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Detroit Gets Access to Bailout Funds

(2008-12-15 06:38:50)







分类: 新闻

WASHINGTON -- Throwing a lifeline to Detroit's ailing automakers, the White House reversed course Friday and said it would consider using the $700 billion financial-rescue plan to avert a bankruptcy of the Big Three that could deepen the U.S. recession.

The announcement came hours after negotiations collapsed in Congress over a compromise bailout plan fiercely opposed by Senate Republicans. That package would have set up $14 billion in loans to the companies and a government-run restructuring process.
The loans to be offered could be more limited than the $14 billion that Congress was contemplating -- perhaps closer to $8 billion, one person familiar with the situation said. General Motors Corp. would be a recipient, this person said. GM is hoping President George W. Bush will come through with about $10 billion to keep the company going. It warned Congress it needed at least $4 billion by the end of the month.

It wasn't clear whether loans would be made available to Chrysler LLC, which is controlled by private equity firm Cerberus Capital Management. Cerberus came in for heavy criticism during the recent debate for not bailing out its own company. Ford Motor Co. has said all along it doesn't need a short-term lifeline, but could need help if one of its peers keeled over.

The White House's intervention showed how heavily the question of the president's legacy is weighing over his last few weeks in office. White House officials worried that the collapse of one or more domestic auto company, perhaps the last crisis Mr. Bush will confront as president, could cause a surge in job losses, worsening the current recession.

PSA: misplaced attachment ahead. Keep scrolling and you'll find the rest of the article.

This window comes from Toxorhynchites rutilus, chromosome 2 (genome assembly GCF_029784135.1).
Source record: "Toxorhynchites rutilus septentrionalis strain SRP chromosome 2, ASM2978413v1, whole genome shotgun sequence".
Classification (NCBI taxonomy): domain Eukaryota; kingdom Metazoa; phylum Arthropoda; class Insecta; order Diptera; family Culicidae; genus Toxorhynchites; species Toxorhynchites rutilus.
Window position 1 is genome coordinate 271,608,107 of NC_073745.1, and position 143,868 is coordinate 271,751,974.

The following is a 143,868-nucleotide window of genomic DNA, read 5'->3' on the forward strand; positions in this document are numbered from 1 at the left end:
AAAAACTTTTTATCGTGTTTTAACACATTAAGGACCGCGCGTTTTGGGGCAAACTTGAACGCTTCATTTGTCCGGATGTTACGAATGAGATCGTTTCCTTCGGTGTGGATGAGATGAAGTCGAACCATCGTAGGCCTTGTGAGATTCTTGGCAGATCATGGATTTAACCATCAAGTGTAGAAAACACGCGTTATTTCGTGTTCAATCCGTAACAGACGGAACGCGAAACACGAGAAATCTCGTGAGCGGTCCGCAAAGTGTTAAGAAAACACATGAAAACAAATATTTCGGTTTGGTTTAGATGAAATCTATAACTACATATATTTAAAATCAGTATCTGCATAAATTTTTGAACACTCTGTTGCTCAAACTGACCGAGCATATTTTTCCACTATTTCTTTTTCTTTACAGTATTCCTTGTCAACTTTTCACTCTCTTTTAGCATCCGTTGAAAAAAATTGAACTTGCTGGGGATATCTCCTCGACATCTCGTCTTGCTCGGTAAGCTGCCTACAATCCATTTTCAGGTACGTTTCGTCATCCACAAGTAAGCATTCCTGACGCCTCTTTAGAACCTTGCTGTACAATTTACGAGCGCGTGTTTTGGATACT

As early as Wednesday, during a private meeting with senators, Vice President Dick Cheney told lawmakers the Republicans didn't want to be remembered as the party of Herbert Hoover for allowing a company such as GM to collapse, according to people familiar with the matter.

By signaling that Treasury bailout funds could be an option, the White House made it easier for Republicans to walk away from negotiations, creating an environment in which they could push for deep concessions from the United Auto Workers union. That license contributed to the seesawing negotiations of the past week as Congress veered from agreement to disunity, with union concessions a major point of disagreement.

For now, the biggest question for the White House is whether it will be able to extract any of the cost-saving concessions it had been seeking from the car companies, their unions and other interested parties. The Bush administration is beginning the process of examining the companies' books to figure out how much money is needed and intends to obtain protections for taxpayers.

The Big Three directly employ almost 250,000, according to an administration estimate, and also support about one million retirees and their spouses, not counting the vast network of suppliers and dealers whose businesses are intertwined. In all, administration officials estimate that the failure of the U.S. auto makers would cost the economy more than one million jobs and would reduce economic output by more than 1%, significantly prolonging the downturn.

"We think that the current weakened state of the economy is such that it could not withstand a body blow like a disorderly bankruptcy in the auto industry," White House spokeswoman Dana Perino told reporters aboard Air Force One Friday. "We'll have to take another look at what they [the companies] might need and how we might be able to provide that as a short-term mechanism to help prevent a disorderly bankruptcy that we think could devastate further an already very weak economy."

GM recently started working with bankruptcy specialists to make contingency plans in case a Chapter 11 filing becomes necessary. It is also trying to cut costs. On Friday, GM said it will temporarily close 20 North American factories in reaction to declining auto sales. It now expects to make 250,000 fewer vehicles in the first quarter compared to the first three months of last year.